What to do when a “good” acquisition goes bad

What to Do When a “good” acquisition goes bad


Not all business acquisitions are successful. And when post-transaction disputes arise over such issues as purchase price adjustments and alleged seller misrepresentations, financial expertise is essential. As this article argues, financial experts with experience calculating damages, assessing business value and finding fraud can help parties make a convincing case. 
 
Even with the best due diligence efforts, a buyer may find that the company it has acquired isn’t the company that management thought it was. When post-transaction disputes arise over such issues as purchase price adjustments (PPAs) and alleged seller misrepresentations, financial expertise is essential. 
 
Protective PPA provisions 
 
Typically, acquisitions are negotiated before closing-date financial statements are available. So the parties must rely on previously issued “reference” financials provided by the seller during negotiations. To avoid unpleasant surprises after the transaction closes and the closing-date financials become available, purchase agreements usually provide for PPAs to reconcile any disparities. 
 
For example, if the seller’s working capital has increased or decreased between the time of the reference financials and the closing date, the purchase price would be adjusted upward or downward on a dollar-for-dollar basis. In some cases, post-closing revelations can affect the selling company’s valuation. 
 
To help avoid disputes, a financial expert can develop specific provisions for PPAs — for example, establish a dollar threshold for determining “materiality” and define the accounting standards and practices to be applied to both the reference and closing-date financials. Other provisions designed to avoid litigation might include the following: 
 
  • Specify the party responsible for preparing reference and closing-date financials. Typically, the seller prepares the former and the buyer prepares the latter. Some agreements call for the seller to prepare both, but this can be problematic because the buyer controls the post closing books.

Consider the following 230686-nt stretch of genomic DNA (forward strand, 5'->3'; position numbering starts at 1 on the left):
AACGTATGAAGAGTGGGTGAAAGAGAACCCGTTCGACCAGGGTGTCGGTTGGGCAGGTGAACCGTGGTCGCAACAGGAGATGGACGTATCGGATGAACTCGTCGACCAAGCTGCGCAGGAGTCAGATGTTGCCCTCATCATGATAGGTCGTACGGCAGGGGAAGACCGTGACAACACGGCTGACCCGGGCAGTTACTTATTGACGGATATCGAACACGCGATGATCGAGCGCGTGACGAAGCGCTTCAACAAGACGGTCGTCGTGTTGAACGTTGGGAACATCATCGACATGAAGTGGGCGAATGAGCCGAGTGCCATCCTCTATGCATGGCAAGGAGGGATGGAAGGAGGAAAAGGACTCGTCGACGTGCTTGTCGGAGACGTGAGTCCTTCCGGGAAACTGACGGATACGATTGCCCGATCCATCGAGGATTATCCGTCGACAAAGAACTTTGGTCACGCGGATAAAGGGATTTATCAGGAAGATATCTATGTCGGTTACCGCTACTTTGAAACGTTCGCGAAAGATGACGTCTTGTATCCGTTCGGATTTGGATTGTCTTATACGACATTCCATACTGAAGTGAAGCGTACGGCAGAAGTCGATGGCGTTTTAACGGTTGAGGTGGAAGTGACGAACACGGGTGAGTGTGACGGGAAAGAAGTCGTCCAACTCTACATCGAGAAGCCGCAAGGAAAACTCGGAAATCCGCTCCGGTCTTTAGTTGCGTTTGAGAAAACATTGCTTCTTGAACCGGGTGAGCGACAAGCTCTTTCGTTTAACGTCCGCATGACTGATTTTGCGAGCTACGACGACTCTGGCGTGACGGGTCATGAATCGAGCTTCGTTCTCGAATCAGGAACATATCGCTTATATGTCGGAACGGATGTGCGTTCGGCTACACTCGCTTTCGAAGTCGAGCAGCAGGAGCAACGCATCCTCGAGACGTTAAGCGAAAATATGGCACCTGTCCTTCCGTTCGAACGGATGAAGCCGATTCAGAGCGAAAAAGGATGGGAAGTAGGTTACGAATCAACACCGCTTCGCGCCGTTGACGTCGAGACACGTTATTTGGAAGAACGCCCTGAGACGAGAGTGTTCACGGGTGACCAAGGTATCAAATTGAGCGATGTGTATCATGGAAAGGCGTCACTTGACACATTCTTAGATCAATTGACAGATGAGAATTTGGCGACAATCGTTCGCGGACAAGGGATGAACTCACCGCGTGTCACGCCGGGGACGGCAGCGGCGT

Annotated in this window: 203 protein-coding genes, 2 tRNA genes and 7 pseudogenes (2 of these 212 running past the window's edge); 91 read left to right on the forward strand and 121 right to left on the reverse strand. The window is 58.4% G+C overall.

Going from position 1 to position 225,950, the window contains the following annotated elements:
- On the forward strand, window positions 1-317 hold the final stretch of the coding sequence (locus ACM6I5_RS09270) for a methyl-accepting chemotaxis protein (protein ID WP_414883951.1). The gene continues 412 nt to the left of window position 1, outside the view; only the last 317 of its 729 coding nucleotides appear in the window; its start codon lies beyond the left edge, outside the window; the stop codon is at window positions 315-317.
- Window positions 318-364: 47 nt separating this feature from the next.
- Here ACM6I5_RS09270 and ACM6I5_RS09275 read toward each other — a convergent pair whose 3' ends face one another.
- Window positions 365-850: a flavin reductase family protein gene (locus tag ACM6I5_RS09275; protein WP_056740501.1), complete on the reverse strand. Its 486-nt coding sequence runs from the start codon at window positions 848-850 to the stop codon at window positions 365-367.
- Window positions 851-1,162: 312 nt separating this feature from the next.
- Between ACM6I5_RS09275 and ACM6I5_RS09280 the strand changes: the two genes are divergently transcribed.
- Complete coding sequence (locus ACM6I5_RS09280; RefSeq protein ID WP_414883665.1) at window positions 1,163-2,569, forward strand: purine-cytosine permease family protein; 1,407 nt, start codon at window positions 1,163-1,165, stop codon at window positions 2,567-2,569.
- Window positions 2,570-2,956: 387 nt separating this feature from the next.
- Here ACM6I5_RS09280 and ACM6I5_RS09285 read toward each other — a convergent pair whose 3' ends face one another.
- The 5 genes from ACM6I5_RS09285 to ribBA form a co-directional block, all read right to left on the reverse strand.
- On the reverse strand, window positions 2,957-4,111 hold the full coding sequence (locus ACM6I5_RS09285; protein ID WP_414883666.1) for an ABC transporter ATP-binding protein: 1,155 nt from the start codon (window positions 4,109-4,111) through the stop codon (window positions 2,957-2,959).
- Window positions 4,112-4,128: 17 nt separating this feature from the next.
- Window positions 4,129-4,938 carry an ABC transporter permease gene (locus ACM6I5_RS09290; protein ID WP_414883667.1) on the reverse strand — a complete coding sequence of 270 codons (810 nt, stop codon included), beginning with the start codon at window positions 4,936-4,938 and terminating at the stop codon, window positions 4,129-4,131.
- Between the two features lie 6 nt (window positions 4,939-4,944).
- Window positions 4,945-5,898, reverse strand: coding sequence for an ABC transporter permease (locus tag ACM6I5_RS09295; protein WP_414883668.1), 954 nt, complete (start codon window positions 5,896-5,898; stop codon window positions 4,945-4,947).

• Spell out the formula for calculating PPAs. Typically, it’s based on working capital, but some agreements use earnings, cash flow, tangible or total net worth, or some other measure. 
 
Experts avoid including valuation reserves, which are susceptible to manipulation, in their working capital calculations. Working capital should be based on gross amounts for accounts receivable and inventory. And reserve levels should be locked to preclude any exercise of discretion or judgment. 
 
Responding to misrepresentations 
Sometimes a buyer discovers facts that its seller failed to disclose, and the buyer brings a “benefit of the bargain” claim against the seller. Essentially, the buyer argues that the business isn’t as valuable as the seller represented it to be when the parties negotiated the purchase price. 
 
For example, the seller might lose a major government contract shortly before the acquisition and not disclose this fact to the buyer. 
 
In such a case, the buyer might seek damages based on a revaluation of the target. This is where valuation skills are critical. The buyer’s expert might testify that the loss of the contract had a material negative impact on the seller’s value and calculate damages based on the alleged diminution in value. 
 
The seller’s expert might counter that, based on the target’s forecasts and other evidence, loss of the contract isn’t expected to hurt its future financial performance or market value. Perhaps this type of customer turnover is an ordinary part of the seller’s business. Or perhaps the seller was in the process of negotiating new contracts that would replace the lost revenue. 
 
Question of materiality 
Another important consideration is the materiality of an alleged misrepresentation. The buyer may argue that it would have paid less for the business had it known about the lost contract. But from the seller’s perspective, the loss may have had no impact on the price it was willing to accept. 
 
In some cases, the seller’s actual performance may be relevant. If subsequent events demonstrate that the seller’s post-closing performance was consistent with the buyer’s expectations at the time the transaction was negotiated, the seller might argue that the buyer received the benefit of its bargain after all. 
 
Convincing case 
If your client’s acquisition turns to litigation, don’t head to court alone. A financial expert with experience calculating damages, assessing business value and finding fraud can help you make the most convincing case.